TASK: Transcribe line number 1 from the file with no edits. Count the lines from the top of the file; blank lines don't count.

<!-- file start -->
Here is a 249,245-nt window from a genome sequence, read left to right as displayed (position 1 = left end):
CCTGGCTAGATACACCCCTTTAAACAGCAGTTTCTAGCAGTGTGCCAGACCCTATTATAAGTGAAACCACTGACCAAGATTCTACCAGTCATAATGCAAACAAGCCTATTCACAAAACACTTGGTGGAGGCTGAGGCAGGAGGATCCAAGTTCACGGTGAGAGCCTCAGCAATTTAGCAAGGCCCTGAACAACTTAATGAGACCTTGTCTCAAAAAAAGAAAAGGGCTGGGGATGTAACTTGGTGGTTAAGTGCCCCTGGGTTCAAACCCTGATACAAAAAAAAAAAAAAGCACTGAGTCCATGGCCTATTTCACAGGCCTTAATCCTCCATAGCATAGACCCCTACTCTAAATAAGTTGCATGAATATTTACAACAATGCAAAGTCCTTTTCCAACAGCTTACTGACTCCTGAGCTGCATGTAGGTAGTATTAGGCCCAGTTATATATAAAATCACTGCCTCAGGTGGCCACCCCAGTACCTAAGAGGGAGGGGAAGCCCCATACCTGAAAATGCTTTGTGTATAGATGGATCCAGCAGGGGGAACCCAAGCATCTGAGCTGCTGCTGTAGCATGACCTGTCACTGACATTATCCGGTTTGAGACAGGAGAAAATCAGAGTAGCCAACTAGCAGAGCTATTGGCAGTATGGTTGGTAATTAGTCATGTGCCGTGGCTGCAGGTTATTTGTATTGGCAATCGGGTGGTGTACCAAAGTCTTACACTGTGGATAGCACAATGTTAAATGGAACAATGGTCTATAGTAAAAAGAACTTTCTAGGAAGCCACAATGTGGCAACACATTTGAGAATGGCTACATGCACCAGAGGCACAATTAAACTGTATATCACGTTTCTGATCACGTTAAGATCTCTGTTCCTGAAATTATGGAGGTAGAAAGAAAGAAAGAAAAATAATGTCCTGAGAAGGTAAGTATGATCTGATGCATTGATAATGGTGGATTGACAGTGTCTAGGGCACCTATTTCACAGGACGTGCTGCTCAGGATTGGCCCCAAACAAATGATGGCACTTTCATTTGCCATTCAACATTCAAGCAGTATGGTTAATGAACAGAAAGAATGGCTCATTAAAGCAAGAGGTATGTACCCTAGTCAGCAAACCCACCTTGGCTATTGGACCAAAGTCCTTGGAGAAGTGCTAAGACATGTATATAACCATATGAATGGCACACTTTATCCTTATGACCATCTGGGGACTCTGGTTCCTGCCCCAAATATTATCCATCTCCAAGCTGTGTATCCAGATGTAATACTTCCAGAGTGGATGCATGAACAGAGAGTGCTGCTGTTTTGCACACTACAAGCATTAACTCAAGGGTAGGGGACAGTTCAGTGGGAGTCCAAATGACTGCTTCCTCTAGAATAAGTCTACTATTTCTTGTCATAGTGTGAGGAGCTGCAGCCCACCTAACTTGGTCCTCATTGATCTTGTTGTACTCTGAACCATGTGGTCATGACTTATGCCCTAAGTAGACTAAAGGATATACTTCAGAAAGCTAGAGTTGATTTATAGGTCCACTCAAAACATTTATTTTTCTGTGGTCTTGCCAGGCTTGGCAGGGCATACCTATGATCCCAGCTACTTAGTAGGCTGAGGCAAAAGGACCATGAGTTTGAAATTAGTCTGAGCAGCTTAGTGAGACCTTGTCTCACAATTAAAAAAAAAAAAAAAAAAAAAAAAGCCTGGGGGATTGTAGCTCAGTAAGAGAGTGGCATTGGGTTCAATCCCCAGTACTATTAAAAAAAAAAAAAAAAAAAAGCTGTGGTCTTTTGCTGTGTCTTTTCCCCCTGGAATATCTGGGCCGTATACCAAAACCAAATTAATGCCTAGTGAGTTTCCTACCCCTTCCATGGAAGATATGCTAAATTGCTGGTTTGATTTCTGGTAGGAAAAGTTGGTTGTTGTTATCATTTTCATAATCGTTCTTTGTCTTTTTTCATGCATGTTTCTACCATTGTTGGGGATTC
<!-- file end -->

Here is a 249,245-nt window from a genome sequence, read left to right as displayed (position 1 = left end):